It was sort of fitting that Ireland’s biggest pension regulatory reform was announced without fanfare. Just a press release issued without notice at the end of the working day – after 5:30 p.m.
Pensions are a tough sell and, at first glance, this latest landmark reform is an indicator of why. Called IORP II, the acronym is even more impenetrable than its current title – the European directive on the activities and supervision of institutions for occupational retirement provision. Essentially, it aims to improve pension plan governance and communications with pension plan members.
Few will say these are not reasonable ambitions, but they will cause turmoil in the Irish market.
Ireland accounts for almost 50 percent of all pension systems in the EU, even though we only have 1 percent of its population. Thousands of employers have small programs for a small number of employees overseen by trustees who are often enthusiastic amateurs.
The people who lose in the event of a problem are the members who rely on the funds for their retirement income. And while there are no issues, the higher cost base eats away at their returns.
IORP II will further increase these costs. For many projects, probably most, it just won’t make sense to continue running stand-alone systems. It is likely that the new directive – finally transposed into Irish law after all other EU states and more than two years after a final deadline – will stimulate the growth of master trusts.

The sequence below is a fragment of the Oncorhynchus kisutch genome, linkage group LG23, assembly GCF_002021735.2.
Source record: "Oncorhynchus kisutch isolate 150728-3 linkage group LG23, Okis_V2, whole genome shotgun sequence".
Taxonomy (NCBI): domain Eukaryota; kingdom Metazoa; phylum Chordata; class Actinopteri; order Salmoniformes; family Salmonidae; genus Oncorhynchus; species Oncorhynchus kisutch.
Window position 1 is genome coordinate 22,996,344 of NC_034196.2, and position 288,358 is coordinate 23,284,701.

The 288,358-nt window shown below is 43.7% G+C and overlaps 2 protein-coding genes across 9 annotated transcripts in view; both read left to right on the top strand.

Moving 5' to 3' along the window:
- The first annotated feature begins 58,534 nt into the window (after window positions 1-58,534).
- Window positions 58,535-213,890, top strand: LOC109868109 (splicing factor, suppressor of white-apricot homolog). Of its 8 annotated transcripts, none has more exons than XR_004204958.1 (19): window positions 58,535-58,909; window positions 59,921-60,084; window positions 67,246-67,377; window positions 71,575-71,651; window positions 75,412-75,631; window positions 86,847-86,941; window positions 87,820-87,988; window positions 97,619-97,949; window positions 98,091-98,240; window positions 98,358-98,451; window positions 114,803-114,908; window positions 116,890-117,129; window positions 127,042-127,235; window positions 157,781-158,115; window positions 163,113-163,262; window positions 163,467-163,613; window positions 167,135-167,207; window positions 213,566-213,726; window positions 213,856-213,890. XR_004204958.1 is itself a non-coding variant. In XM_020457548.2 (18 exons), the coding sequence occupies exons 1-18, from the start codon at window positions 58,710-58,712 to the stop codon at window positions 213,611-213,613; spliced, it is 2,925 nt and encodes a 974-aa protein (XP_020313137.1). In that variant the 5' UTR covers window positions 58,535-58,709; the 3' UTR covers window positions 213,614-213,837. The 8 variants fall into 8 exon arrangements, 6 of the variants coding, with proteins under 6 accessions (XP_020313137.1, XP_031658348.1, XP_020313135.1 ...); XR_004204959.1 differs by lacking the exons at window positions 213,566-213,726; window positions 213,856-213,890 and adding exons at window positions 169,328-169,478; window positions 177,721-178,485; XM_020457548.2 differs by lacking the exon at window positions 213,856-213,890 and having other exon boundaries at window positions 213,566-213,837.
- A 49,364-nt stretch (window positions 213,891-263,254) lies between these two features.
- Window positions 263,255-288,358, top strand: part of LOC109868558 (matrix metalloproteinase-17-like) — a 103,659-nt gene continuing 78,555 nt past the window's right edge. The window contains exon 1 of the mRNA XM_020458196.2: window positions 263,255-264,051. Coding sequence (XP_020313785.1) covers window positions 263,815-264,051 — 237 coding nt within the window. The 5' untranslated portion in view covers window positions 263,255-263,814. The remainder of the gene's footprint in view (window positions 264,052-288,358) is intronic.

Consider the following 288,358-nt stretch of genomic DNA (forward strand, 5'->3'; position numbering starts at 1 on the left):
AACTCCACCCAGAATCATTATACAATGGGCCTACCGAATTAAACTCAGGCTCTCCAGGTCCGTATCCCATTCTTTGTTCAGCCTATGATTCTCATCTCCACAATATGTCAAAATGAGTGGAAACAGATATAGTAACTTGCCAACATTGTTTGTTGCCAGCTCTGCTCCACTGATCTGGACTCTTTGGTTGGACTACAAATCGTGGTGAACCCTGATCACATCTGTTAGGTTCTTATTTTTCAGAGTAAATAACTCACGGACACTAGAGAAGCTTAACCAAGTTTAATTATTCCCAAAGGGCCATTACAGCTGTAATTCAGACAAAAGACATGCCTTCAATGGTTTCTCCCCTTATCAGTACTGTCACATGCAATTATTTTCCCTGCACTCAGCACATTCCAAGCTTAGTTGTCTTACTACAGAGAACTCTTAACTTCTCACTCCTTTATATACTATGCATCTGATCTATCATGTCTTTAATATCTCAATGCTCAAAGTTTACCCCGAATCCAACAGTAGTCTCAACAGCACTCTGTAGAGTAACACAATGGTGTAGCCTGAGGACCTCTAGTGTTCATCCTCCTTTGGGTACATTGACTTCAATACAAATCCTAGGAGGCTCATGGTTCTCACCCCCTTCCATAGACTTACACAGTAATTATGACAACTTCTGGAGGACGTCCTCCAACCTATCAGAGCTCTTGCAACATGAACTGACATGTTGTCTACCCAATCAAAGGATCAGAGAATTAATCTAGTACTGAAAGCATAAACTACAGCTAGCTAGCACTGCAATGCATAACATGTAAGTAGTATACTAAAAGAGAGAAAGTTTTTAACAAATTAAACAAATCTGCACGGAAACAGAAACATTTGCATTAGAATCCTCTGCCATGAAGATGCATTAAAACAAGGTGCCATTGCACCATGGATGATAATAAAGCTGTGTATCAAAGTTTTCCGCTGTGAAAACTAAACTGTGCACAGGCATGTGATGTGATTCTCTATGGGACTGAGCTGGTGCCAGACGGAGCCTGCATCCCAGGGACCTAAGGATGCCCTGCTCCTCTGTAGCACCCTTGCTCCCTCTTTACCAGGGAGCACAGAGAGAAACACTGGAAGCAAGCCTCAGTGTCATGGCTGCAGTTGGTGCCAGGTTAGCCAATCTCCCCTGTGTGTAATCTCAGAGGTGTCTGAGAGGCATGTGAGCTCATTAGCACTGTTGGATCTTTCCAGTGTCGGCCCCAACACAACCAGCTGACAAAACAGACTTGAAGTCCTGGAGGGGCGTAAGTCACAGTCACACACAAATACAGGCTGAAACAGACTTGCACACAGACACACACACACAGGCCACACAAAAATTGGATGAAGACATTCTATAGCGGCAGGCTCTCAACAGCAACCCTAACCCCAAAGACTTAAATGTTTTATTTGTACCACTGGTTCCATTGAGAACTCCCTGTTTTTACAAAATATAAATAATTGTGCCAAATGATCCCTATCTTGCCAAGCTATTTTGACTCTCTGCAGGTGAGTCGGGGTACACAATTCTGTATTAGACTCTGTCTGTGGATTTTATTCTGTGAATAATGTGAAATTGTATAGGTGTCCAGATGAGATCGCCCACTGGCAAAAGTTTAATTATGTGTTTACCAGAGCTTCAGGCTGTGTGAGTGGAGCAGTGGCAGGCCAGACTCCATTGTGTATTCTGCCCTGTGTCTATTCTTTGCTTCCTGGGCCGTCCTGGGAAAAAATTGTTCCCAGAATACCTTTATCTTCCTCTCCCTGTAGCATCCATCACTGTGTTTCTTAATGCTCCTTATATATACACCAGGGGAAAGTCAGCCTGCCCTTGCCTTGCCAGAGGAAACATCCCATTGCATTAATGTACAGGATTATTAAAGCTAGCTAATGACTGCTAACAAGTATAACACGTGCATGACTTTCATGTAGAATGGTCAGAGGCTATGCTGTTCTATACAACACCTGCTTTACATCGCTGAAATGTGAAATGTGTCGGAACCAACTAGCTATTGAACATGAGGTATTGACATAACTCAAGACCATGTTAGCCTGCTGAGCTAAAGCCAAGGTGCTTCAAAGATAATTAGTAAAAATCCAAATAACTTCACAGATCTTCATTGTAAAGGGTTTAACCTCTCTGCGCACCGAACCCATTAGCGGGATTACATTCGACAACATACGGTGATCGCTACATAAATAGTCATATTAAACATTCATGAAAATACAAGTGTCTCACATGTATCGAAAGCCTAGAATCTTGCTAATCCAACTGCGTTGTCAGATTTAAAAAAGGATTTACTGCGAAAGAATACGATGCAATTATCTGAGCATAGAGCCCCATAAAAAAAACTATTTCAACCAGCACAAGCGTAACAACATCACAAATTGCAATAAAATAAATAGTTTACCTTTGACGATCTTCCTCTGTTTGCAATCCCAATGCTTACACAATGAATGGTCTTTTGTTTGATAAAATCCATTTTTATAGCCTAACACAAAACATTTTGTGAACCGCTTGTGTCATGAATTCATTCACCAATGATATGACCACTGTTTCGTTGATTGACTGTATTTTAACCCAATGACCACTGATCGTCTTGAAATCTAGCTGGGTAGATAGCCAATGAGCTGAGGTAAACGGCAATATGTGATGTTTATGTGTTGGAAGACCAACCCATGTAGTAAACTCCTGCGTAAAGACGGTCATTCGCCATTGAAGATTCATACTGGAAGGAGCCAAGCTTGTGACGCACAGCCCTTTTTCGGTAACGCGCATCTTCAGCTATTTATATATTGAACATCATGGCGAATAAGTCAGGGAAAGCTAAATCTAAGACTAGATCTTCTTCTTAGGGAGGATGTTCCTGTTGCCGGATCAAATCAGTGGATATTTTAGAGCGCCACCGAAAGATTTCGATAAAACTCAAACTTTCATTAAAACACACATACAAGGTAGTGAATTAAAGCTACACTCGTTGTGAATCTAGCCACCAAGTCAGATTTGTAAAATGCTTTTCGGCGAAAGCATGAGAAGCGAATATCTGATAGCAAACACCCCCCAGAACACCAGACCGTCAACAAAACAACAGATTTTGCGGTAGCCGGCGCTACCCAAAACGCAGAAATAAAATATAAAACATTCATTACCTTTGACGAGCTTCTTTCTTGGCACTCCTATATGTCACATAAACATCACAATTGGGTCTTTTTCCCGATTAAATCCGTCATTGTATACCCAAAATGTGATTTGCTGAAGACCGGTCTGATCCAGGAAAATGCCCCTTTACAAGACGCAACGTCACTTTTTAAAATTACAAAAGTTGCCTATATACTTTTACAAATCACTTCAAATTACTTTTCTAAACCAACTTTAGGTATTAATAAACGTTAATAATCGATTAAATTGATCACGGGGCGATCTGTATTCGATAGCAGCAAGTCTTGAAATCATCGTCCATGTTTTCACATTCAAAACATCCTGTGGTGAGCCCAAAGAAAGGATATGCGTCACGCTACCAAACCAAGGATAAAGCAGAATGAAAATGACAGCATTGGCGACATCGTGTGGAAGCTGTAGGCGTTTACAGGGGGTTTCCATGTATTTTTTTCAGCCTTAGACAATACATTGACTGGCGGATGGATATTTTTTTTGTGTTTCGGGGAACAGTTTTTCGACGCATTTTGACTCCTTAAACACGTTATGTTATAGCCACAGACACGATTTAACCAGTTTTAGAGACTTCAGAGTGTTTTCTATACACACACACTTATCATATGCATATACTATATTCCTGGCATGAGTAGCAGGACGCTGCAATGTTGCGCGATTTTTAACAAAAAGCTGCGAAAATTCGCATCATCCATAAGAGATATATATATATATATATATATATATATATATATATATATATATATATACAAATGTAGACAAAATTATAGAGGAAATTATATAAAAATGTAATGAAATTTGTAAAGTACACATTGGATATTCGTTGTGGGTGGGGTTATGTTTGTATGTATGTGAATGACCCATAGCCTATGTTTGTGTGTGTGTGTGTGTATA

Managed by professional managers and trustees, and ideally covering tens of thousands of workers at different companies, these outsourced retreats are designed to benefit from economies of scale and provide more professional management of what is, for most, people, their most valuable assets.
It remains to be seen if this is how it goes. But, anyway, a change is coming in the Irish pension landscape – and further reforms. A higher retirement age and self-enrollment seem almost certain to be included.
And, as the earliest members of a defined contribution pension plan approach retirement, some home truths are likely to emerge about how much people actually need to save for retirement and how much people perform. sector in terms of the reasonable performance of these funds.